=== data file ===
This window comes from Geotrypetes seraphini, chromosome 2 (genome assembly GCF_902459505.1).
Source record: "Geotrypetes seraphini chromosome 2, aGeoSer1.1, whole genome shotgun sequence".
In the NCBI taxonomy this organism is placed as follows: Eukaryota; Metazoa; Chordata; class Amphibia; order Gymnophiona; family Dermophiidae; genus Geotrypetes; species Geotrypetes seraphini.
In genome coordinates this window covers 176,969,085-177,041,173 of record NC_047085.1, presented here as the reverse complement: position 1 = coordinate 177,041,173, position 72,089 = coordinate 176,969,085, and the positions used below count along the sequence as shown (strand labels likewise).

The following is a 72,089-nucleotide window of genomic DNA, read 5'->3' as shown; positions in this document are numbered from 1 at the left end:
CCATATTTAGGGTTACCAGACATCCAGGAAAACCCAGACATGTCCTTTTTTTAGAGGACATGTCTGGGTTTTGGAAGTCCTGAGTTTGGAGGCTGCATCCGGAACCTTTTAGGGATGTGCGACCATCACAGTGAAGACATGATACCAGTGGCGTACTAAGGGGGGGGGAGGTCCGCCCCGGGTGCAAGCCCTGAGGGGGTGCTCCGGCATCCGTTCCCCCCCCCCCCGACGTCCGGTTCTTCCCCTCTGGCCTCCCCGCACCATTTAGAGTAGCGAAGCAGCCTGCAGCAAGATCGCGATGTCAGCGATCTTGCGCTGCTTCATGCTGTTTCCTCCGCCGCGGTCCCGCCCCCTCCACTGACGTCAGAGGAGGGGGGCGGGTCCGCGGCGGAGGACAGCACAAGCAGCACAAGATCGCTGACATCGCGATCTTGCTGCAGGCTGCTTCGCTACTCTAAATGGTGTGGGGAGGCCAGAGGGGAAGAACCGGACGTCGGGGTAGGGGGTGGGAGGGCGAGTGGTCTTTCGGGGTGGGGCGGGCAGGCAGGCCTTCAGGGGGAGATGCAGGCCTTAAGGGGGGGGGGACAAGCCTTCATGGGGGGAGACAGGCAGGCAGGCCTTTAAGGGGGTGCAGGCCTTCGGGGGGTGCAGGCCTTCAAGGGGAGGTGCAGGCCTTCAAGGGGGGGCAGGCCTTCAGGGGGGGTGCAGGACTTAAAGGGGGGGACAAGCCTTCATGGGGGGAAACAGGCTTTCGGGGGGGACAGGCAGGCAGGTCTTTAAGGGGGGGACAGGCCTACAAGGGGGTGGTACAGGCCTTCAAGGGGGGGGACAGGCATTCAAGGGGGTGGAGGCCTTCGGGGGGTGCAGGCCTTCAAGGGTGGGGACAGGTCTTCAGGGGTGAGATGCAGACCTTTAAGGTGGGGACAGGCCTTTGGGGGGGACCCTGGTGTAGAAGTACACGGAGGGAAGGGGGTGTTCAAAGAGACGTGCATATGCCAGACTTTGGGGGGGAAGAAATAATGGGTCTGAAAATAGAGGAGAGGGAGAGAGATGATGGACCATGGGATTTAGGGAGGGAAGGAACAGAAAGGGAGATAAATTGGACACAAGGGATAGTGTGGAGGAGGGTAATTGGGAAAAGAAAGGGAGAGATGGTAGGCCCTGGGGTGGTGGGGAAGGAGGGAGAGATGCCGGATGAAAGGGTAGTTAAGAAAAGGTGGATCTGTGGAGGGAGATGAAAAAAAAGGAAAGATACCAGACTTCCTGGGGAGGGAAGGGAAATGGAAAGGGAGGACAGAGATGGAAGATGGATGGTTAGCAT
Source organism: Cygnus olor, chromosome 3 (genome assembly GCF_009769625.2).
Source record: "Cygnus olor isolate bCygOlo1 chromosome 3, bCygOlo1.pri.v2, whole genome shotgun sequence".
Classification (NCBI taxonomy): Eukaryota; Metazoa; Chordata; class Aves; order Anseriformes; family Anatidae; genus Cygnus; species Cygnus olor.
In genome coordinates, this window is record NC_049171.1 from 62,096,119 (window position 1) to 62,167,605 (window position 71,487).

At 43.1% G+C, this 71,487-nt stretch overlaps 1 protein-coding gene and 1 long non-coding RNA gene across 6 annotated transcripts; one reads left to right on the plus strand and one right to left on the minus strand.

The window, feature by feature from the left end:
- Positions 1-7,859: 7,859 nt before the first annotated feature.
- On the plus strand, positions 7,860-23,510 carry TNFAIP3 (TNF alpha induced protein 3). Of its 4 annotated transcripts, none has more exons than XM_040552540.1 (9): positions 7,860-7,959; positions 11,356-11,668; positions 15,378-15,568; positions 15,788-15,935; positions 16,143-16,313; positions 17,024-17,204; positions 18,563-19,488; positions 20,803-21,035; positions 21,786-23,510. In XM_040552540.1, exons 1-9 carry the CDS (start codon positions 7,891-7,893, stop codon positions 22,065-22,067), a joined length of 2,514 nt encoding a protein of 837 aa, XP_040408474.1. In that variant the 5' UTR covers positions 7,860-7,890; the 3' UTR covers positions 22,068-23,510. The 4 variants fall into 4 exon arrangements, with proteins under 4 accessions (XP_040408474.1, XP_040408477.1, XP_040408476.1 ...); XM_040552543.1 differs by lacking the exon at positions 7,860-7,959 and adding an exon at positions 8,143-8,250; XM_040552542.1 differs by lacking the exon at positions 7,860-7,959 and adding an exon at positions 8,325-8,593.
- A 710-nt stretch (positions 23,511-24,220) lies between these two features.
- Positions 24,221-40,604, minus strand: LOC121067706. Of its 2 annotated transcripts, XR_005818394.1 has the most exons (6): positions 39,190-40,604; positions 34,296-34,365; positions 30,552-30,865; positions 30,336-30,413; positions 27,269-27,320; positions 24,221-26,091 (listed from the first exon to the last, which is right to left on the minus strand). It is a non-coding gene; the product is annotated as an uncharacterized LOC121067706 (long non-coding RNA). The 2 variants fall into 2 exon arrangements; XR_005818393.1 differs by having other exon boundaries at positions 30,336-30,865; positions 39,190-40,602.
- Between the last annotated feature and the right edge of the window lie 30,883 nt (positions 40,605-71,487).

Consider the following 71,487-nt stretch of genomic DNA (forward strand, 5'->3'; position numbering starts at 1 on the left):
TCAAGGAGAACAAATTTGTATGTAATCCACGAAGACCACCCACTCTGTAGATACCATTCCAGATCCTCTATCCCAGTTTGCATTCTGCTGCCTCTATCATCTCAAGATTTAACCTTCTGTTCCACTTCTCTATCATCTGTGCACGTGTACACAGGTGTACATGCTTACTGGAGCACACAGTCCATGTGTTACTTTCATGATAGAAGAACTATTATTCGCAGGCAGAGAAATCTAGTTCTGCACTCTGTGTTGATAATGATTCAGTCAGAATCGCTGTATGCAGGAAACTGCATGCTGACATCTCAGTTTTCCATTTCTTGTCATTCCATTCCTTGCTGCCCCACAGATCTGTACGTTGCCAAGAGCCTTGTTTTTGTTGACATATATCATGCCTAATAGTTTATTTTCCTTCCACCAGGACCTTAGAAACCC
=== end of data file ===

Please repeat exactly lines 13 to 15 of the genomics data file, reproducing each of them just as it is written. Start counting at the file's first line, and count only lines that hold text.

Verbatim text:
- Positions 1-7,859: 7,859 nt before the first annotated feature.
- On the plus strand, positions 7,860-23,510 carry TNFAIP3 (TNF alpha induced protein 3). Of its 4 annotated transcripts, none has more exons than XM_040552540.1 (9): positions 7,860-7,959; positions 11,356-11,668; positions 15,378-15,568; positions 15,788-15,935; positions 16,143-16,313; positions 17,024-17,204; positions 18,563-19,488; positions 20,803-21,035; positions 21,786-23,510. In XM_040552540.1, exons 1-9 carry the CDS (start codon positions 7,891-7,893, stop codon positions 22,065-22,067), a joined length of 2,514 nt encoding a protein of 837 aa, XP_040408474.1. In that variant the 5' UTR covers positions 7,860-7,890; the 3' UTR covers positions 22,068-23,510. The 4 variants fall into 4 exon arrangements, with proteins under 4 accessions (XP_040408474.1, XP_040408477.1, XP_040408476.1 ...); XM_040552543.1 differs by lacking the exon at positions 7,860-7,959 and adding an exon at positions 8,143-8,250; XM_040552542.1 differs by lacking the exon at positions 7,860-7,959 and adding an exon at positions 8,325-8,593.
- A 710-nt stretch (positions 23,511-24,220) lies between these two features.